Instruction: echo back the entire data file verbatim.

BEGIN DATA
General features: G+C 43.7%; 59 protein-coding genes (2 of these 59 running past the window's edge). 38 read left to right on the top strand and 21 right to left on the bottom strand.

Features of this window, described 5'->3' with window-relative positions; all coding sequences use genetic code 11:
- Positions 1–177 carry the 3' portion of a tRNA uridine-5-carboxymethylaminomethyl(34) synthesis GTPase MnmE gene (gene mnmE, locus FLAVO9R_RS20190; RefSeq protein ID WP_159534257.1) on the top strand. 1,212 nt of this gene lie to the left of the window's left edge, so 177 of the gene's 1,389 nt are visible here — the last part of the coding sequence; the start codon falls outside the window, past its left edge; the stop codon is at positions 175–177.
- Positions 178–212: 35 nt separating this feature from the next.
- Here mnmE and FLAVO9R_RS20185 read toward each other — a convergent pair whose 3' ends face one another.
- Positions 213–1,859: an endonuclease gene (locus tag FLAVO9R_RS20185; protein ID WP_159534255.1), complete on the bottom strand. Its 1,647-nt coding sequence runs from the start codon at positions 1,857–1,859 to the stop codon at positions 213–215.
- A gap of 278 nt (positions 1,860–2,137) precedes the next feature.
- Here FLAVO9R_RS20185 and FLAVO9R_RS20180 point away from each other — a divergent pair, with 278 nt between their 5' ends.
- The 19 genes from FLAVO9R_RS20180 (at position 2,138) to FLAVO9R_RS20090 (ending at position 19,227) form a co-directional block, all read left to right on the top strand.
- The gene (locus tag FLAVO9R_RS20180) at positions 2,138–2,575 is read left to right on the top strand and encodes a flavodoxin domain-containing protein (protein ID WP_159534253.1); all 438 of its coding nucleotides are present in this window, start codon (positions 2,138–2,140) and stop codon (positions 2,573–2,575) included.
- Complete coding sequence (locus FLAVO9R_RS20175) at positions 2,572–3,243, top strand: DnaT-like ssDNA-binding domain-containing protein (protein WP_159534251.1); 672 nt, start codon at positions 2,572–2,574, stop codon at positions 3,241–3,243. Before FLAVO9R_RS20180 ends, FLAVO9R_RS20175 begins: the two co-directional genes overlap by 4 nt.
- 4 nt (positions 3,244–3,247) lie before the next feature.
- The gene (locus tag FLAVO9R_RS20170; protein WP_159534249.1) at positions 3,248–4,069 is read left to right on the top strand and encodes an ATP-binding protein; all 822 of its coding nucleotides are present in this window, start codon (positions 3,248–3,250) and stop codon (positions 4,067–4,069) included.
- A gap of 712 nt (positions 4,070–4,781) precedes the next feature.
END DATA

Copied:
General features: G+C 43.7%; 59 protein-coding genes (2 of these 59 running past the window's edge). 38 read left to right on the top strand and 21 right to left on the bottom strand.

Features of this window, described 5'->3' with window-relative positions; all coding sequences use genetic code 11:
- Positions 1–177 carry the 3' portion of a tRNA uridine-5-carboxymethylaminomethyl(34) synthesis GTPase MnmE gene (gene mnmE, locus FLAVO9R_RS20190; RefSeq protein ID WP_159534257.1) on the top strand. 1,212 nt of this gene lie to the left of the window's left edge, so 177 of the gene's 1,389 nt are visible here — the last part of the coding sequence; the start codon falls outside the window, past its left edge; the stop codon is at positions 175–177.
- Positions 178–212: 35 nt separating this feature from the next.
- Here mnmE and FLAVO9R_RS20185 read toward each other — a convergent pair whose 3' ends face one another.
- Positions 213–1,859: an endonuclease gene (locus tag FLAVO9R_RS20185; protein ID WP_159534255.1), complete on the bottom strand. Its 1,647-nt coding sequence runs from the start codon at positions 1,857–1,859 to the stop codon at positions 213–215.
- A gap of 278 nt (positions 1,860–2,137) precedes the next feature.
- Here FLAVO9R_RS20185 and FLAVO9R_RS20180 point away from each other — a divergent pair, with 278 nt between their 5' ends.
- The 19 genes from FLAVO9R_RS20180 (at position 2,138) to FLAVO9R_RS20090 (ending at position 19,227) form a co-directional block, all read left to right on the top strand.
- The gene (locus tag FLAVO9R_RS20180) at positions 2,138–2,575 is read left to right on the top strand and encodes a flavodoxin domain-containing protein (protein ID WP_159534253.1); all 438 of its coding nucleotides are present in this window, start codon (positions 2,138–2,140) and stop codon (positions 2,573–2,575) included.
- Complete coding sequence (locus FLAVO9R_RS20175) at positions 2,572–3,243, top strand: DnaT-like ssDNA-binding domain-containing protein (protein WP_159534251.1); 672 nt, start codon at positions 2,572–2,574, stop codon at positions 3,241–3,243. Before FLAVO9R_RS20180 ends, FLAVO9R_RS20175 begins: the two co-directional genes overlap by 4 nt.
- 4 nt (positions 3,244–3,247) lie before the next feature.
- The gene (locus tag FLAVO9R_RS20170; protein WP_159534249.1) at positions 3,248–4,069 is read left to right on the top strand and encodes an ATP-binding protein; all 822 of its coding nucleotides are present in this window, start codon (positions 3,248–3,250) and stop codon (positions 4,067–4,069) included.
- A gap of 712 nt (positions 4,070–4,781) precedes the next feature.